But wellness programs, after all, are just one method for surveilling workers. There are others: for example, the smart badges developed by Humanyze. When Jeff Moir wore one last year at Deloitte, the multinational professional services firm where he is a partner, they were the size of a pack of cards; now, he says, Humanyze has shrunk them down to the size of a regular ID card. The badges contain, among other things, microphones and a gyrometer.
Humanyze emphasizes that the microphones in its badges don’t actually record your conversations — rather, they say, they let the badge analyze things like how often you and the person you’re talking to interrupt each other, relative voice volume, and “mood.” It can also count how often you use keywords like “happy” or “proud.” The gyrometer registers your affect: it can literally tell if you’re “leaning in.”
At the time, Deloitte was redesigning one of its offices and wanted to know exactly how its inhabitants spent their time all day. Those who didn’t want to participate got a “dummy badge” — a placebo — so they wouldn’t stand out as a nonconformer.
For those who participated, the badges recorded their activity in intimate detail. In theory, the company wouldn’t be able to use the badges to check up on individual workers, only to analyze behavior in aggregate — but the workers themselves were able to access individual records of their own activity. “You basically get a link and you go to a website,” Moir said. “The dashboard would give you indicators like conversation quality, your activity, who did you talk to, where were you.”
That’s what worries experts like Slomovic. If individualized data exists, she said, it can be exploited. “If data is collected for any reason it can always be used for other purposes,” she says. “And employers are not the only threat.” Once data is being generated, it can be requested by law enforcement, sold to vendors, or simply hacked. “Simply blithely making statement ‘We don’t give data to employers so it’s fine’ is not the whole story.”
As a “human capital” consultant, Moir envisions badges like Humanyze’s allowing companies to quantify what makes a good worker. For example, he said, the badges might allow management to define exactly the traits that differentiate high performers from mediocre ones, then fine-tune hiring decisions and performance evaluations accordingly.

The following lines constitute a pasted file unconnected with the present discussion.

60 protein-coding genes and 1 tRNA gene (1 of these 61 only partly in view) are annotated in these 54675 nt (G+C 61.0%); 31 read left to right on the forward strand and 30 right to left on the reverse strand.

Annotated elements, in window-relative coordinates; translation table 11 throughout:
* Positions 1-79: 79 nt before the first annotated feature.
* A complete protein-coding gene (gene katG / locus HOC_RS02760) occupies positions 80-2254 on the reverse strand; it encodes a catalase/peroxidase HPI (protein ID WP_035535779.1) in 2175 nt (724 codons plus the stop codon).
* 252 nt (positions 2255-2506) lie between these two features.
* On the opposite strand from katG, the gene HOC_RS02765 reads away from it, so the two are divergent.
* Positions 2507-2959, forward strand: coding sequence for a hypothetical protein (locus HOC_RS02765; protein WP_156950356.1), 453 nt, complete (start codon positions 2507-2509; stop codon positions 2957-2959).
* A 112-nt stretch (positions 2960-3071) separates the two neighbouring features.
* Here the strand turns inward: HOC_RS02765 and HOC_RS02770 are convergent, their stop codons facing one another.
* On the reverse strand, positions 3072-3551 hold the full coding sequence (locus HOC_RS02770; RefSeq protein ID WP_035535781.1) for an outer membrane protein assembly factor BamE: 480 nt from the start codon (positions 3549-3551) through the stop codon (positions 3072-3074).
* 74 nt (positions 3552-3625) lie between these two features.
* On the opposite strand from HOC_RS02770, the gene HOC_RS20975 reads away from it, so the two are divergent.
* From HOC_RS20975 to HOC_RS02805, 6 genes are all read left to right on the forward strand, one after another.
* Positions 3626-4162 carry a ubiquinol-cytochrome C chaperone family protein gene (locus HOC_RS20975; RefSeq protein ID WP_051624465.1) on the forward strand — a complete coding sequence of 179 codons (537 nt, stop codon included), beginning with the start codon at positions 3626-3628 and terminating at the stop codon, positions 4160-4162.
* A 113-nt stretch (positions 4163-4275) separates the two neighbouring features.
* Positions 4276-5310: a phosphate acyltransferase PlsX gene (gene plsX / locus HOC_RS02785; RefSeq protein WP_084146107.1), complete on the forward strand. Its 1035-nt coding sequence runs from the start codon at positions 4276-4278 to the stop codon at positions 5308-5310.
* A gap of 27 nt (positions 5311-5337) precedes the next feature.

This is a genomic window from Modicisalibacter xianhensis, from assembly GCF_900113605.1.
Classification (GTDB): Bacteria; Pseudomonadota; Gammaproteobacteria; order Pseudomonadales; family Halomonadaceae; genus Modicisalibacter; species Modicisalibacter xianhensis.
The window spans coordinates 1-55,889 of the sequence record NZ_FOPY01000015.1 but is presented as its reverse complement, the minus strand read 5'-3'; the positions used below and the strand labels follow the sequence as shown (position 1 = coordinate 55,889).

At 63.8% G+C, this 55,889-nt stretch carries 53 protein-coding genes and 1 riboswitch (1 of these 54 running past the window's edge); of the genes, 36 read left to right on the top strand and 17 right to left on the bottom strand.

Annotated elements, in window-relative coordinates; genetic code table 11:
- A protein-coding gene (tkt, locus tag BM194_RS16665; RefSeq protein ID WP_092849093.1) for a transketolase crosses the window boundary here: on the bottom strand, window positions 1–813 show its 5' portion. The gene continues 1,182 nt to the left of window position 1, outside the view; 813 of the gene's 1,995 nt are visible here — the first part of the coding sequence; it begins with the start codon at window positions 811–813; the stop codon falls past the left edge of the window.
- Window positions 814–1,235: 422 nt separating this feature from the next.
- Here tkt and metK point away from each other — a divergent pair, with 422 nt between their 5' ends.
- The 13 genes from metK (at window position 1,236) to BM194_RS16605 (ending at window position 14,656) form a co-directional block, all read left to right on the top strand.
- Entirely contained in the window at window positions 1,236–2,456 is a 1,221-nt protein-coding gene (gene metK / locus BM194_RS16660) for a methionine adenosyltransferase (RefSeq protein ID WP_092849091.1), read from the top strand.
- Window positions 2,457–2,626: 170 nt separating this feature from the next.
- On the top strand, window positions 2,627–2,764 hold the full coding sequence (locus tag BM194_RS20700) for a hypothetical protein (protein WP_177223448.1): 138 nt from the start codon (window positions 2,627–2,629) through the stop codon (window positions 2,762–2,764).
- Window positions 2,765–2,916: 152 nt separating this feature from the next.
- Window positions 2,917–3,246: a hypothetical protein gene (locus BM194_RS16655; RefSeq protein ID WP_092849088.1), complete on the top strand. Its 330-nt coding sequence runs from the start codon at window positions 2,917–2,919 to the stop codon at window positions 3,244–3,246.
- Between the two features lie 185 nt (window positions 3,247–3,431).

“I would say this is something that is coming,” he said. “This kind of technology is part of an overall trend … monitoring is high and it’s going to get a whole lot higher.”
To Tien, the EFF lawyer, that’s dangerous — especially because Americans are at their most vulnerable when they’re at work.
“You don’t have a whole lot of protection in the workplace,” he said. “Workers don’t have many rights — they just don’t.”
In any work situation, he said, employers hold disproportionate power. “They can deny you a promotion. They can put you on a bad shift. There’s a gazillion things your employer can do to make your life worse, short of firing you — and the whole time threatening to fire you,” he said. “That’s why people suck it up in the workplace and take indignities, take pain and suffering being inflicted on them. I don’t think privacy as a practical matter in the workplace is any different.”
As The Atlantic put it in a recent article: “If local police or the FBI wants to track your car, they have to ask a judge for a warrant first. But if your boss wants to track your phone, it’s likely within his or her rights.”
In some cases, employees have pushed back — so far, without much success. In California, a woman named Myrna Arias discovered that a company app she’d installed on her phone was tracking her whereabouts 24/7 — yet another form of employee surveillance. She uninstalled the app — and was fired. She sued, her complaint stating that, “Her manager made it clear that he was using the program to continuously monitor her, during company as well as personal time.” The case was settled out of court.
Alice, who must choose between being fingerprinted and bringing her own snacks to work, knows this better than most. She works in healthcare analytics herself. As part of her job she collects sensitive medical information about individuals. “People are really lax about it,” she said. “It’s never really an aggregate — it’s individualized somewhere. I can access it in the database any time I want.”
That’s part of her discomfort with her company’s own practices, she said. “I just don’t like it. I’m just not ok with it,” she said. “I think a lot of it is because I’ve worked in industry and seen how fast and loose people are with that data.”
She added, “I’m definitely in the process of trying to leave.”